TRADETECH WEST: Disaster Recovery, 11 Years In
September 11, 2012
Republished from TRADETECH WEST DAYBREAK.
Good morning. Welcome to the opening day of TradeTech West.
Know, with virtual certainty, that your day is going to go far better than the same morning 11 years ago.
That was the day when, at 8:46 a.m., the first plane hit the World Trade Center. That was the day the New York Stock Exchange, the American Stock Exchange and NASDAQ never opened. And remained closed until six days later.
That was the day that technology and operations people learned to put their data centers in places remote from their trading desks or trading floors. This, in fact, was the day that technology and operations people started to put the worst case scenario into their disaster recovery plans: what do you do if, tomorrow, your people are gone?
The sad, but shining example, of that day and that week was Cantor Fitzgerald.
The bond trading specialist occupied the two top floors of 1 World Trade Center. The company lost 658 employees on that terrible morning 11 years ago today. That was nearly-two thirds of its work force.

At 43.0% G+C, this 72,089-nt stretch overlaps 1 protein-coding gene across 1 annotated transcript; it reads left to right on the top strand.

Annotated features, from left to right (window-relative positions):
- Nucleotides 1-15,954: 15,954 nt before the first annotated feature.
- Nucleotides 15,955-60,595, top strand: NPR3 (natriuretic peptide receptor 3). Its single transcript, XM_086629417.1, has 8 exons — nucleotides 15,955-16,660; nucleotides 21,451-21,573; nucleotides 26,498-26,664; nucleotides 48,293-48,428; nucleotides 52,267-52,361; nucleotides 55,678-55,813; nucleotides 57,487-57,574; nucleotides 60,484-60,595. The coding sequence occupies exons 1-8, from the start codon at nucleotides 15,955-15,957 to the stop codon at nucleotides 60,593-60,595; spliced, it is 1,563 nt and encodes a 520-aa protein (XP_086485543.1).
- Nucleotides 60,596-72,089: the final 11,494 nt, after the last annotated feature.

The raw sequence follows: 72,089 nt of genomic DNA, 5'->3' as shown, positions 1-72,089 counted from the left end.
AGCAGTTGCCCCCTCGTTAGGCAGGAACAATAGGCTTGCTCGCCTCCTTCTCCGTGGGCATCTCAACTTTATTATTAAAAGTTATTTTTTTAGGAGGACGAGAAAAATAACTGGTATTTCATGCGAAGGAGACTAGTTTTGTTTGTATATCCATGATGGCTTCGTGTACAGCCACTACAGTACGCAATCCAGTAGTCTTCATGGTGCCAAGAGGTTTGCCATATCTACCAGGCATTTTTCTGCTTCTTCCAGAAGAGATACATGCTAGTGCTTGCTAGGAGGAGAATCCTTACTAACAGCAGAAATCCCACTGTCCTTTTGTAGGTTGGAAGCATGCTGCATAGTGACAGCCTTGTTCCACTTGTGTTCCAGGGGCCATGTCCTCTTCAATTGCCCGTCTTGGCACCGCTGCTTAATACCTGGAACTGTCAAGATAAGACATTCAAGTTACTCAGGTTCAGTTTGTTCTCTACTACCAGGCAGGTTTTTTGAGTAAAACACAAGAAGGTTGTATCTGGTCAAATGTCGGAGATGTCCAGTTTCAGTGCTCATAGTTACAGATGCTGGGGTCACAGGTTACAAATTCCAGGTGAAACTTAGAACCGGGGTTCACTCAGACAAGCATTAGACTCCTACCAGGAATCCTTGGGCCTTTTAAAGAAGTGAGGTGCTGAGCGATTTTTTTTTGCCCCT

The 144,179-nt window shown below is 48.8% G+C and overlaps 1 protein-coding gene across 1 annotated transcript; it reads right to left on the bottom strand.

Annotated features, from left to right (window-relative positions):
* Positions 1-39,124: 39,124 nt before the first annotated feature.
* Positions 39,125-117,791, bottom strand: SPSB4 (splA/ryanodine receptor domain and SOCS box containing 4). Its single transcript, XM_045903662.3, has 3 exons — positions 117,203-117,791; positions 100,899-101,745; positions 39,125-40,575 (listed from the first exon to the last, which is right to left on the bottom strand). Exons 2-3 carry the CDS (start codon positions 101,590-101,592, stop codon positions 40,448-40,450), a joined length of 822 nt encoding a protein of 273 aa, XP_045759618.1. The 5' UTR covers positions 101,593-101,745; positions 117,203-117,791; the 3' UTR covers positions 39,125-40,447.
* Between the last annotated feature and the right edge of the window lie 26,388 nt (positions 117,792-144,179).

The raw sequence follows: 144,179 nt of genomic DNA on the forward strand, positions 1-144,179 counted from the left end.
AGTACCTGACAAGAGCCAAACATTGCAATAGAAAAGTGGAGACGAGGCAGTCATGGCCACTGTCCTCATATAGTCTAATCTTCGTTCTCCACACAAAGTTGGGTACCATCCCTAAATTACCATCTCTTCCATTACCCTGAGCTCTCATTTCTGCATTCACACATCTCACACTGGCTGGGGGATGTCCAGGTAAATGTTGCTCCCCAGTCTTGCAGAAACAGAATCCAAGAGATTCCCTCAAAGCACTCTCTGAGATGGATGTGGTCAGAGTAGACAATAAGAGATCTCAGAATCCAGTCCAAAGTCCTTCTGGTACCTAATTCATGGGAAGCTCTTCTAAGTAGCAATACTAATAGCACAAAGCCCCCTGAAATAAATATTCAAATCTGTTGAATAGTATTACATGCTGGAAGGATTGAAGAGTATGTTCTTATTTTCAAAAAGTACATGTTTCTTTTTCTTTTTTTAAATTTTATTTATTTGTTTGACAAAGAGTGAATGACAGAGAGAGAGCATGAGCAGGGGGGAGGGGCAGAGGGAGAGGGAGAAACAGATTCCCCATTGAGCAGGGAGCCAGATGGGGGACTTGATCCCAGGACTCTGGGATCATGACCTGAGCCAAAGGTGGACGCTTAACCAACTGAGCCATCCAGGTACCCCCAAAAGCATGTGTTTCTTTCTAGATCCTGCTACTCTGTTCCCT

Yet, the remaining talent got its eSpeed trading platform back up and in operation in 48 hours. Days before stock trading resumed.
Today, Edie Lutnick, executive director of The Cantor Fitzgerald Relief Fund, as well as employees of Cantor who worked at the firm on or before 9/11 will be ringing the closing bell today at the Nasdaq Stock Market.
When 1:30 p.m. Pacific time (4:30 p.m. Eastern time) rolls around, take a moment to remember all those friends, colleagues and associates that faced the worst possible form of workday distaste. Salute both those who are no longer with us and those survivors who put the markets back on their feet.
Then, get back to work. Even fixing today’s fragmented and nanosecond-driven markets should be a piece of cake, compared to this.
Tom Steinert-Threlkeld is editor in chief of Securities Technology Monitor.